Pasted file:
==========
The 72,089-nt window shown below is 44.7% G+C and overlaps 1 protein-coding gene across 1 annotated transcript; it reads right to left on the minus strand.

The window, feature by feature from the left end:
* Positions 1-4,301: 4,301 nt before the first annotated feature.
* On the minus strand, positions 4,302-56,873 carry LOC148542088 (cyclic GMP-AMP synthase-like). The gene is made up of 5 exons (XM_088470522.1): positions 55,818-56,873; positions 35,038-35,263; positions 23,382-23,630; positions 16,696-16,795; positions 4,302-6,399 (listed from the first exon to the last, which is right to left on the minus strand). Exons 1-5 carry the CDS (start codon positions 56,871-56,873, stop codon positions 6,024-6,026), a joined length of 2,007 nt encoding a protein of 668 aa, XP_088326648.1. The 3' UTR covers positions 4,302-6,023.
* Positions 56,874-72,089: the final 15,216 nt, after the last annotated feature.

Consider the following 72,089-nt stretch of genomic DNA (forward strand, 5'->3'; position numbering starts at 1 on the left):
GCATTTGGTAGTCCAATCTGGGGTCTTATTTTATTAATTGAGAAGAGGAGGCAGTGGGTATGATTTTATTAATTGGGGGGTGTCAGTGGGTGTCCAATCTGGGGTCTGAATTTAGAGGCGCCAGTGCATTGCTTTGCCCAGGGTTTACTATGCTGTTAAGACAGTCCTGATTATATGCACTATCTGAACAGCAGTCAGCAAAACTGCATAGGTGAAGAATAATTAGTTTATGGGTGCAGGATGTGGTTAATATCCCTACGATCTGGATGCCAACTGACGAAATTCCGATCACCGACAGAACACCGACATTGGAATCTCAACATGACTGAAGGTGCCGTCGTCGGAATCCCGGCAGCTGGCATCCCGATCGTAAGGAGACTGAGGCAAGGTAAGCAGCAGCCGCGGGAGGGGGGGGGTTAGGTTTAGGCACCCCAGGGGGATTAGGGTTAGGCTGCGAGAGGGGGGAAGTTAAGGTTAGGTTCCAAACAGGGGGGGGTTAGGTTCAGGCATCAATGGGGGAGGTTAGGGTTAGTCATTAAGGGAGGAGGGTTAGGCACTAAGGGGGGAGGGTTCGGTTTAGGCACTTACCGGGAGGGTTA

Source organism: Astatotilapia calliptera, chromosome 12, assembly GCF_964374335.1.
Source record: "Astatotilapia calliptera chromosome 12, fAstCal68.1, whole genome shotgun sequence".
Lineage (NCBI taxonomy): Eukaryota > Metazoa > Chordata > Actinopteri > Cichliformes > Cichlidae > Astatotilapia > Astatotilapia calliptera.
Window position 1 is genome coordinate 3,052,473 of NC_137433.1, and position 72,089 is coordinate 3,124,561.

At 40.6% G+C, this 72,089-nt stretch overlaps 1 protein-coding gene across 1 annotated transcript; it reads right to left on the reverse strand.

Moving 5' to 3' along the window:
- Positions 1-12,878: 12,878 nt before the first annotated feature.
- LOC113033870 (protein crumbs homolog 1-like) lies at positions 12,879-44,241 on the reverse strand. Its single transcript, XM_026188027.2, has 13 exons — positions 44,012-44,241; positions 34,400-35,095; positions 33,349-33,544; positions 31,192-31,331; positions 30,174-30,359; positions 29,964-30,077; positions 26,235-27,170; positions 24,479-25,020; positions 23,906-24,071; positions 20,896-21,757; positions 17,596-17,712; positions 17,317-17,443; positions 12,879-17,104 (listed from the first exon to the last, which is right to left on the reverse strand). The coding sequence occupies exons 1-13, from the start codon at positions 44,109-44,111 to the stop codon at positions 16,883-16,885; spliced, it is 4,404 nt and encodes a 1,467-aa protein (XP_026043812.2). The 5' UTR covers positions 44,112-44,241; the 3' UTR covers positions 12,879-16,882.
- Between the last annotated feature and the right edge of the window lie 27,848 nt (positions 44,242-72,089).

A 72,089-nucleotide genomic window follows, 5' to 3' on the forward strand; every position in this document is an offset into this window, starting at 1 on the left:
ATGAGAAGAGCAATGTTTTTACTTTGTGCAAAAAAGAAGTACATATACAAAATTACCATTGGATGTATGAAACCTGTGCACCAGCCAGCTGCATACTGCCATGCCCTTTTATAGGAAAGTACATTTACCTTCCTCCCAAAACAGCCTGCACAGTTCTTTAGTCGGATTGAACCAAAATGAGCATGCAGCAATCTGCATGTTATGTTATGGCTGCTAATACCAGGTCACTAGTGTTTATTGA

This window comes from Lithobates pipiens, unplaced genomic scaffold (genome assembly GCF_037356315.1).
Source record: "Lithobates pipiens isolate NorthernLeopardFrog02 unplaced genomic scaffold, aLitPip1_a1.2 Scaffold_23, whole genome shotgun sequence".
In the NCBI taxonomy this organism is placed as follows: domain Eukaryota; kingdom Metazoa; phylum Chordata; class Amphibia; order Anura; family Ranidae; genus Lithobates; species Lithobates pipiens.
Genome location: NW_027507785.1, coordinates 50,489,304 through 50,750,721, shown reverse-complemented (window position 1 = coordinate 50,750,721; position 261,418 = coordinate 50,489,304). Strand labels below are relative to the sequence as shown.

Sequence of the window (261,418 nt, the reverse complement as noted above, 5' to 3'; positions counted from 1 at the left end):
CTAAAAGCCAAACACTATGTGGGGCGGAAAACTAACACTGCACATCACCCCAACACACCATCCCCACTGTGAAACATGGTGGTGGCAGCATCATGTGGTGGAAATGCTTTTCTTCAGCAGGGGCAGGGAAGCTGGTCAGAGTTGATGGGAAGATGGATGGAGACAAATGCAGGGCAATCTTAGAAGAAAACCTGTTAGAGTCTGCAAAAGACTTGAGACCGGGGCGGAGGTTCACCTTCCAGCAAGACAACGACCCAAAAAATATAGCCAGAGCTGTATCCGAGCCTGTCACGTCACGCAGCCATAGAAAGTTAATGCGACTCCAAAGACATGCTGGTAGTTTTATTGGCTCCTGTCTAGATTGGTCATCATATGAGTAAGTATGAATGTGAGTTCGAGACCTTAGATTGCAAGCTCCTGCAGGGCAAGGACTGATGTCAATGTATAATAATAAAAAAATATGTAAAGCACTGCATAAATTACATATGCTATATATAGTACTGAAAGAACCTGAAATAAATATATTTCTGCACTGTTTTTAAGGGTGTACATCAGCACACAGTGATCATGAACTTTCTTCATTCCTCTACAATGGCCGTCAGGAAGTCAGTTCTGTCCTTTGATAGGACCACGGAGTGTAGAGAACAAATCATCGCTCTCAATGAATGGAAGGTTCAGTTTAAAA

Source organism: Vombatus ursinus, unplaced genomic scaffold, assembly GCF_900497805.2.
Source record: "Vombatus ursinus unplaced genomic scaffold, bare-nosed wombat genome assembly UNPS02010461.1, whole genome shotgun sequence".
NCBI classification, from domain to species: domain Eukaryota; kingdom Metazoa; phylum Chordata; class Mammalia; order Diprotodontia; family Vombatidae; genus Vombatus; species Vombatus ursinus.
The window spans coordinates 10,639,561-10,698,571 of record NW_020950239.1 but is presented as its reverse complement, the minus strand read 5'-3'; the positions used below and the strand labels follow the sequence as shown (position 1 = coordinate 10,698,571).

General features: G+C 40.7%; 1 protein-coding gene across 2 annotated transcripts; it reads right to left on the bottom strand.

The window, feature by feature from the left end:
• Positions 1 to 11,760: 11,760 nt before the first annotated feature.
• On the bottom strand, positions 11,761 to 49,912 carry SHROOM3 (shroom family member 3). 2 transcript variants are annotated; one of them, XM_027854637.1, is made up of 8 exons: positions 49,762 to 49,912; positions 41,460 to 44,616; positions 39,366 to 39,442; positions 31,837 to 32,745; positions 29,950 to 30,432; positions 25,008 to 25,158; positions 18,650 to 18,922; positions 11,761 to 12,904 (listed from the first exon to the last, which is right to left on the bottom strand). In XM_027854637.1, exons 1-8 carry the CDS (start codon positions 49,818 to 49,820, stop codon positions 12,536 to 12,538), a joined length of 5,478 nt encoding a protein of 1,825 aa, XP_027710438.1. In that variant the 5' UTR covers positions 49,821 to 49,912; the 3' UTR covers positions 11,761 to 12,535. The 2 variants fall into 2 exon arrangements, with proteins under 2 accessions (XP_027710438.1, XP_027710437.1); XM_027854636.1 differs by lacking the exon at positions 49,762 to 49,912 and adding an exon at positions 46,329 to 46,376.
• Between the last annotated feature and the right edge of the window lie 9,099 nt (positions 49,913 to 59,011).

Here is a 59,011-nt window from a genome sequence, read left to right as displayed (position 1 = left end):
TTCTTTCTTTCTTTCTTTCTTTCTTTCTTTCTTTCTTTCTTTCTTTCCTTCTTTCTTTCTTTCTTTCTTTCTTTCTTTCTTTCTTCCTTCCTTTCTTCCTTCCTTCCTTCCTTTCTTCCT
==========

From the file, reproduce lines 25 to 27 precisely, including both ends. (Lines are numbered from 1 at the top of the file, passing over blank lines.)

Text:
Source organism: Vombatus ursinus, unplaced genomic scaffold, assembly GCF_900497805.2.
Source record: "Vombatus ursinus unplaced genomic scaffold, bare-nosed wombat genome assembly UNPS02010461.1, whole genome shotgun sequence".
NCBI classification, from domain to species: domain Eukaryota; kingdom Metazoa; phylum Chordata; class Mammalia; order Diprotodontia; family Vombatidae; genus Vombatus; species Vombatus ursinus.